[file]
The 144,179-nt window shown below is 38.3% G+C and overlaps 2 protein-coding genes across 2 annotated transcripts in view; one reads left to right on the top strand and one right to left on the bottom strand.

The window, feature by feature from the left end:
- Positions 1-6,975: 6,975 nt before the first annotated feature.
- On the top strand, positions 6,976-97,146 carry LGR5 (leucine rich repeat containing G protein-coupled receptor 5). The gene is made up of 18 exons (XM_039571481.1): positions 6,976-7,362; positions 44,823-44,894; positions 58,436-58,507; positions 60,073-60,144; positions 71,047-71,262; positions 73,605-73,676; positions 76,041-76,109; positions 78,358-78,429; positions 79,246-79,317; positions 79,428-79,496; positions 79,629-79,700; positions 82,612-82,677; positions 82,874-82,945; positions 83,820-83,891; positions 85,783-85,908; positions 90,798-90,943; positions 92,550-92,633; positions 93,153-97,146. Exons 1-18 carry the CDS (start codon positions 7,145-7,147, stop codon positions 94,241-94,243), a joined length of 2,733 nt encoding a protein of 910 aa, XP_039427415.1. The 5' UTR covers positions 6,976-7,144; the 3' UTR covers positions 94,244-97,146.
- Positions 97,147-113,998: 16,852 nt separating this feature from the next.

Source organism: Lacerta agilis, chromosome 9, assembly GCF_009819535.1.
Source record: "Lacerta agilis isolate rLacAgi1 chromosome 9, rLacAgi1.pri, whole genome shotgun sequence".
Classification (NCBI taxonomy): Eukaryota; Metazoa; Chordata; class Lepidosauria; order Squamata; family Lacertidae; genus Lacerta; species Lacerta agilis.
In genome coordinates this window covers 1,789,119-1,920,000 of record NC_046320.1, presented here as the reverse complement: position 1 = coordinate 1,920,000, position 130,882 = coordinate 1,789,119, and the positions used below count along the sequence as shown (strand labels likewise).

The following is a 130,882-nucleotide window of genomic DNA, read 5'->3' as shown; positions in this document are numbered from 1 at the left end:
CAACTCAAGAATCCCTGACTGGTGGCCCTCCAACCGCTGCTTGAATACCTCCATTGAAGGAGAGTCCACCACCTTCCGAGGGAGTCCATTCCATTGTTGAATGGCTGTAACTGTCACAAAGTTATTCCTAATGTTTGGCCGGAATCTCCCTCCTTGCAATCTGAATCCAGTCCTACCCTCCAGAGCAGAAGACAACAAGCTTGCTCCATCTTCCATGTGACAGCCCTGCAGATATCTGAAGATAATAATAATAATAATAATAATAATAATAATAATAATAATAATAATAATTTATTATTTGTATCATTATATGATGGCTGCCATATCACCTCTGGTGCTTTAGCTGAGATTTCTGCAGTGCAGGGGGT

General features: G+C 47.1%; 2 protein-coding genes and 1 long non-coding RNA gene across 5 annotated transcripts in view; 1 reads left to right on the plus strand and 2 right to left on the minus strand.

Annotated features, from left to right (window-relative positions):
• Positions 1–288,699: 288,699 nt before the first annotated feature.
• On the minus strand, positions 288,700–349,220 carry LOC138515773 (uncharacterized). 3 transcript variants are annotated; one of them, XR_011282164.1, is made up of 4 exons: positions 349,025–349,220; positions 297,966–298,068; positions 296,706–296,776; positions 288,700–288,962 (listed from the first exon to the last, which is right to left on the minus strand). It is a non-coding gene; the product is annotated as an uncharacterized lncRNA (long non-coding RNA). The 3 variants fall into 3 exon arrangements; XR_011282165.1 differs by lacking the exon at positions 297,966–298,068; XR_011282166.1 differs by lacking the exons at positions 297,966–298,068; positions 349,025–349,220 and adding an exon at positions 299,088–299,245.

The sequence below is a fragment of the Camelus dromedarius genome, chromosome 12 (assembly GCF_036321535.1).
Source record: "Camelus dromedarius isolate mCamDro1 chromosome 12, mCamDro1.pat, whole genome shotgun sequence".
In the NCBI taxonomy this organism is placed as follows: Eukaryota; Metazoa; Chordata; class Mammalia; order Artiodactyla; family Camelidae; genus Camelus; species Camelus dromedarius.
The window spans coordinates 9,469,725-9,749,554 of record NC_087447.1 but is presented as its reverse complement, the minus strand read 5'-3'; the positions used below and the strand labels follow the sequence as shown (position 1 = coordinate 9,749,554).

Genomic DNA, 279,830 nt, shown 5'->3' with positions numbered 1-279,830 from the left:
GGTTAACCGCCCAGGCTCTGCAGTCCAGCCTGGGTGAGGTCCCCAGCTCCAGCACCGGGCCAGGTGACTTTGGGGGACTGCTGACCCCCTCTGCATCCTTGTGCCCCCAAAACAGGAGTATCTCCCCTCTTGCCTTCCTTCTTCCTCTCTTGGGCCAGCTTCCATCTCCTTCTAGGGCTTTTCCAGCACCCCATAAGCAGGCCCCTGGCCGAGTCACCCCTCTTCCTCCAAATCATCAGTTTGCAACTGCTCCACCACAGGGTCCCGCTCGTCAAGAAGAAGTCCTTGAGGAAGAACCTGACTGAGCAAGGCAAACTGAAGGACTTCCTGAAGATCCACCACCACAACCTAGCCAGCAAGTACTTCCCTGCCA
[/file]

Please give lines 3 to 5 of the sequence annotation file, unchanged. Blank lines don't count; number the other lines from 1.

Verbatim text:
- Positions 1-6,975: 6,975 nt before the first annotated feature.
- On the top strand, positions 6,976-97,146 carry LGR5 (leucine rich repeat containing G protein-coupled receptor 5). The gene is made up of 18 exons (XM_039571481.1): positions 6,976-7,362; positions 44,823-44,894; positions 58,436-58,507; positions 60,073-60,144; positions 71,047-71,262; positions 73,605-73,676; positions 76,041-76,109; positions 78,358-78,429; positions 79,246-79,317; positions 79,428-79,496; positions 79,629-79,700; positions 82,612-82,677; positions 82,874-82,945; positions 83,820-83,891; positions 85,783-85,908; positions 90,798-90,943; positions 92,550-92,633; positions 93,153-97,146. Exons 1-18 carry the CDS (start codon positions 7,145-7,147, stop codon positions 94,241-94,243), a joined length of 2,733 nt encoding a protein of 910 aa, XP_039427415.1. The 5' UTR covers positions 6,976-7,144; the 3' UTR covers positions 94,244-97,146.
- Positions 97,147-113,998: 16,852 nt separating this feature from the next.